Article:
I don’t usually pay too much attention to the warnings of Flu every year in Australia.
To me, getting the Flu means feeling like rubbish for a week, maybe taking a day off work and then “getting on with it”. Besides, when I do get a Flu shot, I sometimes still get the flu anyway, and why do the nurses still offer lollypops to adults for a Flu shot anyway? Does it really make a difference in the overall scheme of things?
Recently however, I discovered a few things about the Flu that has completely changed the way I view the Flu; It is not just me I should be considering, it’s everybody else as well.
In 2014 there were 72 influenza associated deaths in Australia – all as a result of Influenza type A1.
This number relies on the follow up of cases to determine the outcome of infection and is most likely under-reported. The real number of influenza associated deaths has been estimated to be as great as 1500 to 3500 deaths every year.
Influenza in Australia is estimated to cause more than 18,000 hospitalisations and 300,000 visits to your local GP every year. So not only does the Flu cause death, there is also a huge load on our hospital and healthcare systems that, in Australia, are currently already stretched.
An adult is in the lowest risk category at 10 to 30%2 risk of contracting the flu in any given season, hence my lack of concern. However, children are at the highest risk of contracting the Flu in any given season at 20-50% with up to 70% of children contracting the virus during pandemic years2.
Also, there are other factors like heart conditions, asthma and other lung conditions, diabetes (type 1 and type 2), kidney problems and conditions causing impaired immunity that put people at risk of severe complications from flu.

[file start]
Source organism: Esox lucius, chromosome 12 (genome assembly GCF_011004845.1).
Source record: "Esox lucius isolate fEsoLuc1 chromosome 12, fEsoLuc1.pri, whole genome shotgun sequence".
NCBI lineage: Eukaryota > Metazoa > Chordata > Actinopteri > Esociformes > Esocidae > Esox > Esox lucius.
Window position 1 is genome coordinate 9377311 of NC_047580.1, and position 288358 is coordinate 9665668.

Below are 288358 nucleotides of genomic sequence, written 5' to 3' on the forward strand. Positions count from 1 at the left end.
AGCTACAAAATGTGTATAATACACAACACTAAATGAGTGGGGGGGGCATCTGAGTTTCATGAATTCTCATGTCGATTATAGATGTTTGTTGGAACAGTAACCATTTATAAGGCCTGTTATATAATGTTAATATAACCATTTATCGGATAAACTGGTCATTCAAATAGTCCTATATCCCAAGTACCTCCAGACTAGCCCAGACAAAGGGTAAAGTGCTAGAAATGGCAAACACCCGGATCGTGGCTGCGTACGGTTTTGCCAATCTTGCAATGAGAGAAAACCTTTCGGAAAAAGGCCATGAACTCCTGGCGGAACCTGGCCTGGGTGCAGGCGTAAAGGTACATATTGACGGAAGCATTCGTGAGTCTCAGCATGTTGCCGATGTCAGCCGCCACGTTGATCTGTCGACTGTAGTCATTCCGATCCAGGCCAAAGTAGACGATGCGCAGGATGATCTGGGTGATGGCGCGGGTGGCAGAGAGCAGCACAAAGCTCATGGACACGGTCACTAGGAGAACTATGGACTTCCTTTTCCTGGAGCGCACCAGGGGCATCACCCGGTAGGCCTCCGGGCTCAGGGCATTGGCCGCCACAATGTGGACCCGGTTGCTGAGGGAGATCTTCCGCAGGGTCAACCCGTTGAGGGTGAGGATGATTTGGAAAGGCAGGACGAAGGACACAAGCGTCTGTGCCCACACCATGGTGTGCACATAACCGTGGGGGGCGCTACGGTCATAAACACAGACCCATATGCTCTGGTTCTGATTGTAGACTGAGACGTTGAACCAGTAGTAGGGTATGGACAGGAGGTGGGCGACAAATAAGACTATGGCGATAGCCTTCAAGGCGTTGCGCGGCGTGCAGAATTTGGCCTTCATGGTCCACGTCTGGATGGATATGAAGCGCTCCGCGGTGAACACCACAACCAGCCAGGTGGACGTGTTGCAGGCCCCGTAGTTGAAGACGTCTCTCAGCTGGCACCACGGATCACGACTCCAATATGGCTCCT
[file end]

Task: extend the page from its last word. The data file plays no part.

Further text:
But there is more:
People can be contagious a day before experiencing any symptoms, so we are often spreading the virus before we know we are unwell. People are also contagious for up to five days after symptoms disappear.
And Influenza is extremely contagious. Studies have shown that influenza can live for:
- An hour or more in the air in enclosed environments;
- More than 8 hours on hard surfaces such as stainless steel and plastic;
- Up to 15 minutes if transferred from tissues to hands;
- Up to 5 minutes after transfer from the environmental surfaces.
Worksafe Queensland is urging employers to encourage staff to get the flu vaccine this season. Flu Smart was conceived by the Influenza Specialist Group (ISG) to raise awareness of flu and prevent vaccine shortages in Australia. Their website, flusmart.org contains a short video that illustrates the ease with which the Flu is spread3:
Immunising against seasonal influenza prevents not just the spread of the Flu to you, but more importantly, the spread of Flu from you to others who may be at a greater risk of severe complications or even death.
If there was a successful widespread immunisation program in Australia, it would also decrease the burden on our Hospital and Healthcare systems as well.
To me, it is no longer a matter of “if”, it’s a matter of “when” and “who else I can drag along with me” at work when it comes to seasonal Flu shots. It only takes a few seconds…
Nurse: “By the way, what colour lolly pop will you want after your shot?”
Nurse: “There, it’s done! Here’s your lollypop. See you next year.”
- Australian Influenza Surveillance Report No. 8 2014. Reporting Period 27 September to 10 October 2014. Australian Government Department Of Health. Website: http://www.health.gov.au/flureport
- Neuzil KM, Hohlbein C, Zhu Y. Illness Among Schoolchildren During Influenza Season. Arch Pediatr Adolesc Med. 2002;156:986-991
- Influenza Specialist Group (ISG) 2014. Outsmart The Flu In 2014. Website: flusmart.org. Link: https://www.youtube.com/watch?v=KPecutgZbz8
- Worksafe Queensland 2015. eSafe Newsletter April 2015. Link